Kaare Espolin Johnson (1907-1994) & The Espolin Gallery, Museum Nord

Sjøtroll/Sea Troll (1967) by Kaare Espolin Johnson. Image at the courtesy of the Espolin Gallery, Museum Nord.
Sjøtroll/Sea Troll (1967) by Kaare Espolin Johnson. Image at the courtesy of the Espolin Gallery, Museum Nord.

Introduction by Valentinas Klimasauskas, curator of “Ocean Eyes”

Between various inspirations of the concept of the festival “Ocean Eyes” is an image of “Sea Troll” (1967) by artist Kaare Espolin Johnson. Somewhat rough and open-to-various interpretations, the image depicts the possibility of the relationship between what may be called (more than) human (fisherman), imaginary (a chthonic sea troll) and nature (fish/ocean/wildness/unknown). At a certain point in his life, the artist had a vision of minus 22 which deeply affected his vision but also his technique and style. In the biographical documentary about the artist’s life in the Espolin gallery, Johnson talks about the necessity of having a chthonic soul companion and the picture of the sea troll suggests a possible realization of this need.

Portrait of Kaare Espolin Johnson. Photo: Bjørn Tore Pedersen. Published at the courtesy of the Espolin Gallery.
Portrait of Kaare Espolin Johnson. Photo: Bjørn Tore Pedersen. Published at the courtesy of the Espolin Gallery.

The concept of the chthonic, or the underworld, is closely linked to the ocean in this part of the world. In many mythological traditions, the sea is seen as a gateway to other worlds, both above and below. As such, the festival will feature discussions and presentations that explore the connections between the ocean, the imaginary and the supernatural. Accordingly, the festival organizers have set their sights on embracing the physical, sociopolitical, fictional, and other expressions associated with the vast expanse of the ocean. The endeavour acknowledges the vital role the ocean plays, not only in the historical and everyday experiences of the enchanting Lofuotta/Láfot/Lofoten Islands but also on a global scale, impacting our entire planet.

There is a strong chance that “Sea Troll” by Kaare Espolin Johnson refers to non-extractive and non-reductionist relationships and collaboration between (more than) humans and the so-called nature. Thus, there is a possibility that contemporary art and culture, in general, may provide us with examples and ideas that more equal collaborations are imaginable and thus possible.

About the Artist

The text about Espolin is written by, and presented, at the courtesy of the Espolin Gallery in Kabelvåg, Museum Nord.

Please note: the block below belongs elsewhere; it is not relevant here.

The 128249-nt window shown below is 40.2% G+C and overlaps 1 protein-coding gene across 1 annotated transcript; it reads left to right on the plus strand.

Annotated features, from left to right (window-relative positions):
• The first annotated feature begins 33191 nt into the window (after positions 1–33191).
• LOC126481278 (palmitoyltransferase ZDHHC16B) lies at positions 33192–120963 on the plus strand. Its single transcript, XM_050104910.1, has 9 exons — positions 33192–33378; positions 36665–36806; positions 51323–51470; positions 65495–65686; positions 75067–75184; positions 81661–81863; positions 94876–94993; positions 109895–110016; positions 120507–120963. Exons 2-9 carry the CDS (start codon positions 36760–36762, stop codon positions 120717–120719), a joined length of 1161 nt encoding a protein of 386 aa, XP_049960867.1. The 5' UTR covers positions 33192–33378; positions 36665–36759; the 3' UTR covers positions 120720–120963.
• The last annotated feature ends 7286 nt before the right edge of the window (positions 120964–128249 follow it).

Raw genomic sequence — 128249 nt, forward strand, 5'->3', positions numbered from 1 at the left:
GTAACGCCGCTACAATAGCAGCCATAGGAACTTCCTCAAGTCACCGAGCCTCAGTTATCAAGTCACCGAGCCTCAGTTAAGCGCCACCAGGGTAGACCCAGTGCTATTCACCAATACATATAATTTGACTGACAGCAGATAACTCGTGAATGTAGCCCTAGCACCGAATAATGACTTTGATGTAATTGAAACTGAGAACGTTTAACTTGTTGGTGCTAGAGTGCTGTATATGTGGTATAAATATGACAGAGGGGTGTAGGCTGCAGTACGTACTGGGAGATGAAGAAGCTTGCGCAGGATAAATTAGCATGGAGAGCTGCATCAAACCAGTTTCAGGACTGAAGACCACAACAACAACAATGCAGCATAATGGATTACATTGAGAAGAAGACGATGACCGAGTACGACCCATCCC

Our sincere gratitude to curator at the Espolin Gallery, Malin Nyheim Overholth and Division Director of Museum Nord, Vågan, Svein Ingvoll Pedersen.

Kaare Espolin Johnson was born in 1907 in Surnadal, Møre og Romsdal. At the age of two the family moved to Finnmark, to Jarfjord and then to Vadsø. He showed artistic talent early on. His childhood years in Finnmark were followed by adolescence in Bodø before he attended the Norwegian National Academy of Crafts and Art Industry in Oslo.

Life as a poor and unknown artist was not easy in the 1930s. He took drawing assignments and sold individual work. It was through illustrations for a Norwegian magazine, Arbeidermagasinet for Alle, and as a book illustrator that he first found his audience.

Espolin Johnson had poor eyesight from childhood. In 1941 he lost sight in one eye and developed cataracts in the other. Thus, he saw few colors, and concentrated on lines and compositions, light and dark.

Espolin Johnson worked with a unique mixed media technique on paper, and with lithography and serigraphy. Particularly well known are his depictions of the coastal environment and the toil and dangerous lives of fishermen through generations. Central to his motives is man’s dependence on nature and the sea, and his struggle against the forces of nature.

Espolins motifs often use dramatic means in composition and technique, and a limited color palette where the play between light and dark is central. In other motifs, it is more interpersonal relationships that are portrayed in poetic depictions. Often with reference to his childhood in Finnmark, with experiences of the nature and light of the plateau and the many different people that were there. Landscapes and people moving toward the mythical realm also belong to his world of images.

But the experience of the Lofoten landscape and the forces of nature made a deep impact on Espolin. His first trip to Lofoten was in 1952, when he visited Svolvær and the island communities of Værøy and Røst. With view towards the special and mythical rock formation Trenyken, the artist studied rocks, erosions, shifts in light and movements in the sea. Traditional Nordland boats and fishing methods were also an inspiration. The fishermen’s tiring and dangerous lives through generations became strong motives.

Espolin Johnson was highly regarded in his day. He participated for several years in the National Art Exhibition Høstutstillingen, and several group exhibitions. He exhibited with organizations as Tegneforbundet and Norske Grafikere in Scandinavia and took part in exhibitions in USA and Yugoslavia. Espolin Johnson is represented in several collections in Norway, in the National Museum and in the Espolin Gallery, dedicated to the life and works of the artist.